Mission of National Civil Rights Museum Questioned

Sign for the Lorraine Motel, where the Rev. Martin Luther King Jr. was killed. i

The National Civil Rights Museum is housed at the Lorraine Motel, where the Rev. Martin Luther King Jr. was assassinated in 1968, in Memphis, Tenn. Mike Brown/Getty Images hide caption

itoggle caption Mike Brown/Getty Images
Sign for the Lorraine Motel, where the Rev. Martin Luther King Jr. was killed.

The National Civil Rights Museum is housed at the Lorraine Motel, where the Rev. Martin Luther King Jr. was assassinated in 1968, in Memphis, Tenn.

Mike Brown/Getty Images
Visitors walk by a reconstruction of King's hotel room. i

Visitors walk by a reconstruction of Room 306 at the Lorraine Motel, where King was staying the night he was shot on a balcony. Mike Brown/Getty Images hide caption

itoggle caption Mike Brown/Getty Images
Visitors walk by a reconstruction of King's hotel room.

Visitors walk by a reconstruction of Room 306 at the Lorraine Motel, where King was staying the night he was shot on a balcony.

Mike Brown/Getty Images
An exhibit of protest signs at the National Civil Rights Museum. i

An exhibit of protest signs at the National Civil Rights Museum. Mike Brown/Getty Images hide caption

itoggle caption Mike Brown/Getty Images
An exhibit of protest signs at the National Civil Rights Museum.

An exhibit of protest signs at the National Civil Rights Museum.

Mike Brown/Getty Images

Nearly 40 years after the death of the Rev. Martin Luther King Jr., the museum at the site of his assassination is facing major criticism from some in Memphis, Tenn. Critics say that the board that runs the National Civil Rights Museum and its corporate members have too much power, and some community members feel shut out.

On the outside, the two-storey Lorraine Motel remains the same as it did the day in 1968 when King was shot. The linen curtains still shift in the second-floor windows and the neon sign still blinks out front. But everything inside has been gutted and remodeled as exhibit space for the National Civil Rights Museum — except Room 306, where King was staying the night of his murder.

Room 306 has been reconstructed to look just as it did that night. There are glasses and a milk carton, and the bed is partially made up.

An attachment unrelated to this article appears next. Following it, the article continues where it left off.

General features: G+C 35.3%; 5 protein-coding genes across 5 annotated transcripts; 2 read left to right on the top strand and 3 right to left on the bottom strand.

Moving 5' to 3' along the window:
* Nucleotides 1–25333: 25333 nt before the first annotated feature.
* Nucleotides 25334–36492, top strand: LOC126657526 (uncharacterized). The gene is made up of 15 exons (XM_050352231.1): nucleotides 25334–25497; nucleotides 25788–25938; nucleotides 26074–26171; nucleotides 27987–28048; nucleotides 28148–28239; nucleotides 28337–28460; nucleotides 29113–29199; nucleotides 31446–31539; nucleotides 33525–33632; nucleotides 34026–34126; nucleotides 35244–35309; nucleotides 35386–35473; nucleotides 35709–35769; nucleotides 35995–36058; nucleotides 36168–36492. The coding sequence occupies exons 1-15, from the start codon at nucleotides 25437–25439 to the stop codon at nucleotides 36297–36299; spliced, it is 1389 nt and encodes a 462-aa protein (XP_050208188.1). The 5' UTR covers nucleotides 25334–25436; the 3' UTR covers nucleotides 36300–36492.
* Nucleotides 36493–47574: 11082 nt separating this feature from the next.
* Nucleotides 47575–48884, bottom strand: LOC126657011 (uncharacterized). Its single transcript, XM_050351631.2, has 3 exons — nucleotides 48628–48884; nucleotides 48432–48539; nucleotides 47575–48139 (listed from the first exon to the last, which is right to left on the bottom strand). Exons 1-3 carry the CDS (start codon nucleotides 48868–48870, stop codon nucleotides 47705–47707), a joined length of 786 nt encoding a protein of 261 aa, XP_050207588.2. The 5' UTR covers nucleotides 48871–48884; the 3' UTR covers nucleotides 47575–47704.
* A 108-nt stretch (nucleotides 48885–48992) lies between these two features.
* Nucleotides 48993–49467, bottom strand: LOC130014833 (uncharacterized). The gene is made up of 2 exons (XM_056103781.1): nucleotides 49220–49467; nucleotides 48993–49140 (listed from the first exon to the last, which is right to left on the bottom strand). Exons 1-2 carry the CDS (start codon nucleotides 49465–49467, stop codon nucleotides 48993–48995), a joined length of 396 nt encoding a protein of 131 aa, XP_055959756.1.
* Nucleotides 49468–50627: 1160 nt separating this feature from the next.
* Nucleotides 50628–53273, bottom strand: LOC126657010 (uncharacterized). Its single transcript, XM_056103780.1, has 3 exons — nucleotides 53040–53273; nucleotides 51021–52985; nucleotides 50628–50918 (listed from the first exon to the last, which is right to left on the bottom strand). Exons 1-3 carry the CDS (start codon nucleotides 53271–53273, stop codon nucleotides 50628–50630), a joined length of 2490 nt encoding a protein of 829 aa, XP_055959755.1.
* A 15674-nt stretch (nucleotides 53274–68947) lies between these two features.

Questioning the Board's Makeup

Museum director Beverly Robertson says around 2 million people have streamed past the glass wall of Room 306 since the museum opened 16 years ago. She's a staunch defender against critics who complain the board of the Lorraine Civil Rights Museum Foundation is too corporate and too white.

D'Army Bailey, a circuit court judge, museum founder and ousted president, however, takes issue with the board's racial dynamics.

"We've got corporate people on the board of this museum. But if you look at the boards of their own corporations, you will find probably few, if any, blacks. So it's a disconnect," she says.

When the private foundation asked the state recently to extend its lease for 50 years rent-free, Bailey and others fought the move. The state, the group complained, was on the verge of giving the site away to a virtually private group with too few representatives from the civil rights movement, too many corporate voices and uneven abilities in handling maintenance and programming.

Bailey also has a different vision for the museum.

"It shouldn't just be history under glass," she says. "I didn't envision that this would be a facility where people could look at the past. My idea in building that museum was to provide a facility that would incite and spur people to action."

Bailey sees the control of the museum as an issue of self-determination, but not everyone agrees with that interpretation.

Activist Institution or History Lesson?

Gregory Duckett is on the board of the foundation and an executive with Baptist Memorial Health Care Systems. He says there has been debate about whether the museum should be an activist institution or a more passive preserver of history.

"Where I find my frustration is when one tries to criticize the museum for something it never was designed to be," he says, "and it was never designed to be an activist institution."

Museum director Robertson says many members of the museum board are, in fact, heirs to King's legacy.

"A lot of people on our board who have jobs in corporate America are African Americans who come from the 'hood, who have just been successful and are continuing to be successful in their lives," she says. "And there is nothing wrong with that."

Both Robertson and Duckett concede that the board could have done a better job reaching out to the community, and it looks like they are getting a second chance. A new agreement with the state will allow the museum a 20-year lease. But state officials will take over major maintenance, and the museum's board must agree to hold annual public meetings and increase its African-American membership.

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